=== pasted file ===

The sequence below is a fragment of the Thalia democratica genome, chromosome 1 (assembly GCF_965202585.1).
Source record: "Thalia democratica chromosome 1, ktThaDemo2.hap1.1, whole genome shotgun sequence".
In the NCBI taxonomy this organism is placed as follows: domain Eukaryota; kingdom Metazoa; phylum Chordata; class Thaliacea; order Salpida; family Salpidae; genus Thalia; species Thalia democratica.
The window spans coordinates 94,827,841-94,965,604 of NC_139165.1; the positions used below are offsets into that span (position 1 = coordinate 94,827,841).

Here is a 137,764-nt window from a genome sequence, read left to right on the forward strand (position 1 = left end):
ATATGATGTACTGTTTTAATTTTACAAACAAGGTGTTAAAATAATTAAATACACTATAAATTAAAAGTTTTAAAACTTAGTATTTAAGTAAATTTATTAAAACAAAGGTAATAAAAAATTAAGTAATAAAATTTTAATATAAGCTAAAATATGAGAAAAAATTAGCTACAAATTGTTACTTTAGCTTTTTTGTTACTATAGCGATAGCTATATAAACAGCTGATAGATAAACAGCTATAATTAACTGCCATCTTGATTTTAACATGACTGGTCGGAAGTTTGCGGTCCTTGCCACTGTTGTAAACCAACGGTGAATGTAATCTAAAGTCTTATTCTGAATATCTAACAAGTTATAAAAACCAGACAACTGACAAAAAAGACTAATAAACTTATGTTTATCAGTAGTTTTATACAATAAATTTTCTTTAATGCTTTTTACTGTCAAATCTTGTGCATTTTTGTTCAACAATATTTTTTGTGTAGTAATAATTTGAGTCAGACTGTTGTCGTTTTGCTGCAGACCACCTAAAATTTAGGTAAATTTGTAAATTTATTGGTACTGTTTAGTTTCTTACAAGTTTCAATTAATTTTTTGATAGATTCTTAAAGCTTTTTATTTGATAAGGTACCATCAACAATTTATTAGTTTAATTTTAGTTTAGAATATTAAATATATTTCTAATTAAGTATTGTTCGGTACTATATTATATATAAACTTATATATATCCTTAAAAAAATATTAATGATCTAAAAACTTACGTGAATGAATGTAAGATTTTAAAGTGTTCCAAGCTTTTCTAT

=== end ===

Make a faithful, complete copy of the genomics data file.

The sequence below is a fragment of the Thalia democratica genome, chromosome 1 (assembly GCF_965202585.1).
Source record: "Thalia democratica chromosome 1, ktThaDemo2.hap1.1, whole genome shotgun sequence".
In the NCBI taxonomy this organism is placed as follows: domain Eukaryota; kingdom Metazoa; phylum Chordata; class Thaliacea; order Salpida; family Salpidae; genus Thalia; species Thalia democratica.
The window spans coordinates 94,827,841-94,965,604 of NC_139165.1; the positions used below are offsets into that span (position 1 = coordinate 94,827,841).

Here is a 137,764-nt window from a genome sequence, read left to right on the forward strand (position 1 = left end):
ATATGATGTACTGTTTTAATTTTACAAACAAGGTGTTAAAATAATTAAATACACTATAAATTAAAAGTTTTAAAACTTAGTATTTAAGTAAATTTATTAAAACAAAGGTAATAAAAAATTAAGTAATAAAATTTTAATATAAGCTAAAATATGAGAAAAAATTAGCTACAAATTGTTACTTTAGCTTTTTTGTTACTATAGCGATAGCTATATAAACAGCTGATAGATAAACAGCTATAATTAACTGCCATCTTGATTTTAACATGACTGGTCGGAAGTTTGCGGTCCTTGCCACTGTTGTAAACCAACGGTGAATGTAATCTAAAGTCTTATTCTGAATATCTAACAAGTTATAAAAACCAGACAACTGACAAAAAAGACTAATAAACTTATGTTTATCAGTAGTTTTATACAATAAATTTTCTTTAATGCTTTTTACTGTCAAATCTTGTGCATTTTTGTTCAACAATATTTTTTGTGTAGTAATAATTTGAGTCAGACTGTTGTCGTTTTGCTGCAGACCACCTAAAATTTAGGTAAATTTGTAAATTTATTGGTACTGTTTAGTTTCTTACAAGTTTCAATTAATTTTTTGATAGATTCTTAAAGCTTTTTATTTGATAAGGTACCATCAACAATTTATTAGTTTAATTTTAGTTTAGAATATTAAATATATTTCTAATTAAGTATTGTTCGGTACTATATTATATATAAACTTATATATATCCTTAAAAAAATATTAATGATCTAAAAACTTACGTGAATGAATGTAAGATTTTAAAGTGTTCCAAGCTTTTCTAT